romney kept saying this country could be on the road to be more like greece if we did not get our arms around it. the unemployment rate remains high. are you optimistic in the short term about our country's future. >> it is hard to be. i tried to be. if we can get this resolved, this fiscal cliff situation, and have a pathway to seeing the deficit be reduced, cannot do it overnight, if we can see there is a path, a trajectory of slowing down the growth of spending to the point you can see the deficit will ultimately go away over a reasonable time, people will start investing again, hiring again, and i spoke to a business group yesterday and asked if they would hire just because they get a tax credit for hiring people. they said no. if you see the deficit will go away and there is hope we are on the right path to fiscal sanity, will you then hired? yes. we will have markets for our products and services and then we will need more people. we are stuck right now because all we have done for a year and a half was kick the can down the road. i voted against the act a year- and-a-half ago be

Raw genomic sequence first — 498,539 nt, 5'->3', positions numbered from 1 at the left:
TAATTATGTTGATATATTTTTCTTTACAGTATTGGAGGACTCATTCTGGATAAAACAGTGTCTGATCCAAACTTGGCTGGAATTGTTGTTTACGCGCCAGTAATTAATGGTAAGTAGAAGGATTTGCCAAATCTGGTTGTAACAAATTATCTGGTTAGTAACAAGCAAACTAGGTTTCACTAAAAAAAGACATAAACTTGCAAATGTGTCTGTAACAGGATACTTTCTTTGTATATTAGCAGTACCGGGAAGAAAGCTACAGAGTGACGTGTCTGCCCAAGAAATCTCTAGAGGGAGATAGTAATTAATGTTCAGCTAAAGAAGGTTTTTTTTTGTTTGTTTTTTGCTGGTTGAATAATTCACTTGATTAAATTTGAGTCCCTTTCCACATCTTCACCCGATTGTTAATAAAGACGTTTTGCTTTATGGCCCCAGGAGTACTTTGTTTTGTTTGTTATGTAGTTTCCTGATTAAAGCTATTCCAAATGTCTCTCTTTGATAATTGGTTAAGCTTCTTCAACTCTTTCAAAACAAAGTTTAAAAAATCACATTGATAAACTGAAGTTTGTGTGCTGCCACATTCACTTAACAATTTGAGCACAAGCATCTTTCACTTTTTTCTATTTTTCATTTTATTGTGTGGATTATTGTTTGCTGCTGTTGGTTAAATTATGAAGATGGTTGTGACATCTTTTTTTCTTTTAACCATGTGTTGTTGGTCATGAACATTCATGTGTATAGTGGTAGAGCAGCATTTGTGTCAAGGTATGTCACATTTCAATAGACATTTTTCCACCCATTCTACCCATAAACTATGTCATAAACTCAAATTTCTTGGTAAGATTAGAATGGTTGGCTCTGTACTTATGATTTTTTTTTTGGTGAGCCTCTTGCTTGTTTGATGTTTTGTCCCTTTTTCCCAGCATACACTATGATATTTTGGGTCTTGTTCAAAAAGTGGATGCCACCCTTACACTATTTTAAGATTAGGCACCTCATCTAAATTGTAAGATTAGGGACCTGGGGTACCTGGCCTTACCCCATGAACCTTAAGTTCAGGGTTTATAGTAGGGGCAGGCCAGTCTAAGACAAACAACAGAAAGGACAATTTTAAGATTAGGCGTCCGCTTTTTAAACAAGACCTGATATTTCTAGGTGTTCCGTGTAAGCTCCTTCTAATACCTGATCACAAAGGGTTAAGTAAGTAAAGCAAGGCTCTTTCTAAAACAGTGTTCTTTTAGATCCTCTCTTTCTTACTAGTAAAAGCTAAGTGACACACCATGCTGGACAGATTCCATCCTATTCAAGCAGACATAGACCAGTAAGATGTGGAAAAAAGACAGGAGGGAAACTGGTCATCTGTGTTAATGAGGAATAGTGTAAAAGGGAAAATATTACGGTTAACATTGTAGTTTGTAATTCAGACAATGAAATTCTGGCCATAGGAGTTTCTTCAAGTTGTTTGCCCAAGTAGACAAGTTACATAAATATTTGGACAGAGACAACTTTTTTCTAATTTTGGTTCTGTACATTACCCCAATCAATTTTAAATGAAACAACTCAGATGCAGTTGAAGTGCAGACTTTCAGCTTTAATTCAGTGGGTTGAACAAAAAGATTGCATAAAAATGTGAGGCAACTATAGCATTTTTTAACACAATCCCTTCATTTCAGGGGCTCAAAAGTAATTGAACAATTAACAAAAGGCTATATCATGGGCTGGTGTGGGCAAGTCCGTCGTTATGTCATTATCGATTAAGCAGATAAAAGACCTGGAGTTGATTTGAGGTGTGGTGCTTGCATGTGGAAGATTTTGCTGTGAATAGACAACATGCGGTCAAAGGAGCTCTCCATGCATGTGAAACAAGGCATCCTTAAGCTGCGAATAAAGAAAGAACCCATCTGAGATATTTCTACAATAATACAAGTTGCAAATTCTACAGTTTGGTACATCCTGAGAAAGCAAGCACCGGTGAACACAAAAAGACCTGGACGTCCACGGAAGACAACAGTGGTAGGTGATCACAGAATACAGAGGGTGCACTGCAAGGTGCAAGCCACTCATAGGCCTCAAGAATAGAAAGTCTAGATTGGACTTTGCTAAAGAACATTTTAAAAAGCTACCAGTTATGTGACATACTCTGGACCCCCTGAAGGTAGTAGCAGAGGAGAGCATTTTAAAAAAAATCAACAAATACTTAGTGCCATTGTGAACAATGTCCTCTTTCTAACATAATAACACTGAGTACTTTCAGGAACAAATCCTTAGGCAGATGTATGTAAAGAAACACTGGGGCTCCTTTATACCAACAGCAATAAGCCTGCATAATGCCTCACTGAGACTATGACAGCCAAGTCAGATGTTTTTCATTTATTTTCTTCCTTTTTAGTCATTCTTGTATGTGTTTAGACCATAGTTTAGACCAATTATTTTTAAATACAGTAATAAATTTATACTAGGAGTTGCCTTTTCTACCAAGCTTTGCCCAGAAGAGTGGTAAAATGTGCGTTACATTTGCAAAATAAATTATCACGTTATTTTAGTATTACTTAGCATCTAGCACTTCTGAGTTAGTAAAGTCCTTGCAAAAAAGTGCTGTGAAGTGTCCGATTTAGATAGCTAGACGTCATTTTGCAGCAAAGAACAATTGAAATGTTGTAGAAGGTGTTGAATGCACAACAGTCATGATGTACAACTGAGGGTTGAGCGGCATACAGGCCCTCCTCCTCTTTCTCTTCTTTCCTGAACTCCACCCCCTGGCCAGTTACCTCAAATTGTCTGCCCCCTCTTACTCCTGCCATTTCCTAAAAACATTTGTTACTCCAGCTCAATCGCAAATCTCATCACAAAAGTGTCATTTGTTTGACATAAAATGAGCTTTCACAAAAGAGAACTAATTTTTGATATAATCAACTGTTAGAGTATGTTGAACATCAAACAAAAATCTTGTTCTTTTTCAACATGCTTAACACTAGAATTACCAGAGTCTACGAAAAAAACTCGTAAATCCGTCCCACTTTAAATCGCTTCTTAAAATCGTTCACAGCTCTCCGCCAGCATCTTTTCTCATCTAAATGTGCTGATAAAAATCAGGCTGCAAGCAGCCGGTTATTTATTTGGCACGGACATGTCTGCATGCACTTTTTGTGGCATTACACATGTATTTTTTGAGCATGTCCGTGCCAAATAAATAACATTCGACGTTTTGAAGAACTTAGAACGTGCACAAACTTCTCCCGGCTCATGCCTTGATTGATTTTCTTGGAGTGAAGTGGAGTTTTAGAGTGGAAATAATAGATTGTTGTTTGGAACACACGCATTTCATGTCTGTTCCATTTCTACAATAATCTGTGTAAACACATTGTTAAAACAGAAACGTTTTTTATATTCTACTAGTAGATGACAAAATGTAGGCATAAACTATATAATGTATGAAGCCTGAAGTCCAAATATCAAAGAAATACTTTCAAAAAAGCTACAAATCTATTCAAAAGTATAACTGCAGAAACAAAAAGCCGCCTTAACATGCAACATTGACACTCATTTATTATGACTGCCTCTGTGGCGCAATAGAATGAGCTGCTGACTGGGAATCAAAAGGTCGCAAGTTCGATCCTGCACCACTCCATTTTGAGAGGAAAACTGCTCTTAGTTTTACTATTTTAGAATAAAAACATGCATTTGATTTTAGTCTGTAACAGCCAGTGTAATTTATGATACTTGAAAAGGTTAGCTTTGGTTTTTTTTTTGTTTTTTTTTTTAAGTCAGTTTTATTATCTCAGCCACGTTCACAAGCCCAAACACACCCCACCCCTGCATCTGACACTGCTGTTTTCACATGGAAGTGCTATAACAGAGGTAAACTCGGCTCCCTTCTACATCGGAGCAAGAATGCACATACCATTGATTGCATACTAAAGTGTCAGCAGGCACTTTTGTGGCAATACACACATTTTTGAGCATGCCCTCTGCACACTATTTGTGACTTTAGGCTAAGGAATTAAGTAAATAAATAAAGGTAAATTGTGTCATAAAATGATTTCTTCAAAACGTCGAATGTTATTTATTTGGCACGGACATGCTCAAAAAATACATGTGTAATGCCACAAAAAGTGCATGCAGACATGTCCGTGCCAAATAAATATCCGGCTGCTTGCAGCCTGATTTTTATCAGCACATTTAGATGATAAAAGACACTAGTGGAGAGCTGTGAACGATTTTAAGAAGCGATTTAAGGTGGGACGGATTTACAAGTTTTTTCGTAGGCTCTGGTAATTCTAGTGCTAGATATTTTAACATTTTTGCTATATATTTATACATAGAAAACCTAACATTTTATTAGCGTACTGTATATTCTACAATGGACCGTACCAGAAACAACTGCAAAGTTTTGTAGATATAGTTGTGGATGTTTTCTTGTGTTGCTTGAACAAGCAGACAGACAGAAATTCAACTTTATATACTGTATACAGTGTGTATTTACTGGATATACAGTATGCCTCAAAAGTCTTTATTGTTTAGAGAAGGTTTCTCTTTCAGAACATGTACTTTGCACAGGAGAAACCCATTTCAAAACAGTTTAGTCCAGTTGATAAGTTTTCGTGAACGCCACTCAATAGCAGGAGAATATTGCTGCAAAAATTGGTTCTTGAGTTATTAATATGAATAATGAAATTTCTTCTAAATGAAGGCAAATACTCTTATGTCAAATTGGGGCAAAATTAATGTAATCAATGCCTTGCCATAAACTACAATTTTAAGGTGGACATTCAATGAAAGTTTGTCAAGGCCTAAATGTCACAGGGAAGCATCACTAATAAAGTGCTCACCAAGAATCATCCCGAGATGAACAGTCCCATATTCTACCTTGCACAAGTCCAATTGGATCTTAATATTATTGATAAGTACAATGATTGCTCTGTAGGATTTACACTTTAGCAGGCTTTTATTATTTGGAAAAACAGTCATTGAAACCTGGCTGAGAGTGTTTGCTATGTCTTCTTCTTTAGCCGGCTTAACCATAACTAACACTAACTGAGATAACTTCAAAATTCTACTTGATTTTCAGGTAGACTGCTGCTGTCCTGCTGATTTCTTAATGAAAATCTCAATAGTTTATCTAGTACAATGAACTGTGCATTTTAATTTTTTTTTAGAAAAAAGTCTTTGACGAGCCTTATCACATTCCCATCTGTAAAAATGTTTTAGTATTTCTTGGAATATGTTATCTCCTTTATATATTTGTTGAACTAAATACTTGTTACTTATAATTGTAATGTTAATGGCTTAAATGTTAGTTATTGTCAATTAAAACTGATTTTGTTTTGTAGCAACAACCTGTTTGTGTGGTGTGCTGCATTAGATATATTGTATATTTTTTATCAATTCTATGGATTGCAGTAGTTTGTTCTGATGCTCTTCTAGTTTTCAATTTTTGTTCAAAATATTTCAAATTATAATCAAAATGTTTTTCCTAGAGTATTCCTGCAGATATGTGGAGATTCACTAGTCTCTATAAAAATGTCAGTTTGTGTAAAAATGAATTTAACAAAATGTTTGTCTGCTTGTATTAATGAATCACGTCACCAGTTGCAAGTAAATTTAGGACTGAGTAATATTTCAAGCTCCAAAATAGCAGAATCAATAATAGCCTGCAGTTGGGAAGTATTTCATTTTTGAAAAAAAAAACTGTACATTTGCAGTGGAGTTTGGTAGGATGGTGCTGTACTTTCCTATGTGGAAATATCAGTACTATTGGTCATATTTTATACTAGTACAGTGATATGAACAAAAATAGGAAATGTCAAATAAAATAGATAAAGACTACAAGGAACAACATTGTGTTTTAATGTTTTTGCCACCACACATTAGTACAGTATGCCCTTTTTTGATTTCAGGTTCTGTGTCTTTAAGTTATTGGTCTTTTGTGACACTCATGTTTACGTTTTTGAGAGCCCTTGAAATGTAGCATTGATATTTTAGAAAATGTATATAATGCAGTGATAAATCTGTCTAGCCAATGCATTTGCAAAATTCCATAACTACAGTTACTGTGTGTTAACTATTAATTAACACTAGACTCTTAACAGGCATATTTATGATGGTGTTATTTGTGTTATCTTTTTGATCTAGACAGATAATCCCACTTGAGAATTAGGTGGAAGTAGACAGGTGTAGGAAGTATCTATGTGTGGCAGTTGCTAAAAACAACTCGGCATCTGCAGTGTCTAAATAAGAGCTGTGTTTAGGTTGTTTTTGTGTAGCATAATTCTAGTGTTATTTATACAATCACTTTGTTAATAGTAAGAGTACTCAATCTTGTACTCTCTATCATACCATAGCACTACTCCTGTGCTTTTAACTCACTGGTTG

up like greece. well that's just stupid. >> stephanie: yeah. but you know this is what i have been talking about all morning. and i couldn't stop playing that clip for you from david gregory. sunday after the election should the president bring in mitt romney to negotiate the fiscal cliff. maybe the fact that grover norquist has a seat at the table, as if he won this election. >> i can see putting him in there, but the party is at least pretending to run away from him right now. >> stephanie: right. >> for all of the people who are running away from him, i think we should notice we are essentially arguing to bring the top marginal rate back up into the lower 30s. >> stephanie: exactly. i love the way you state. you say i have said it more than once it's not the president's job to tame john boner's tax reform um. he has no obligation to water these down just to get a deal down just for the sake of appearances. i mean that's exactly it. the president has more leverage than he obviously had last summer. >> and -- and -- if boehner can't control his caucus then he s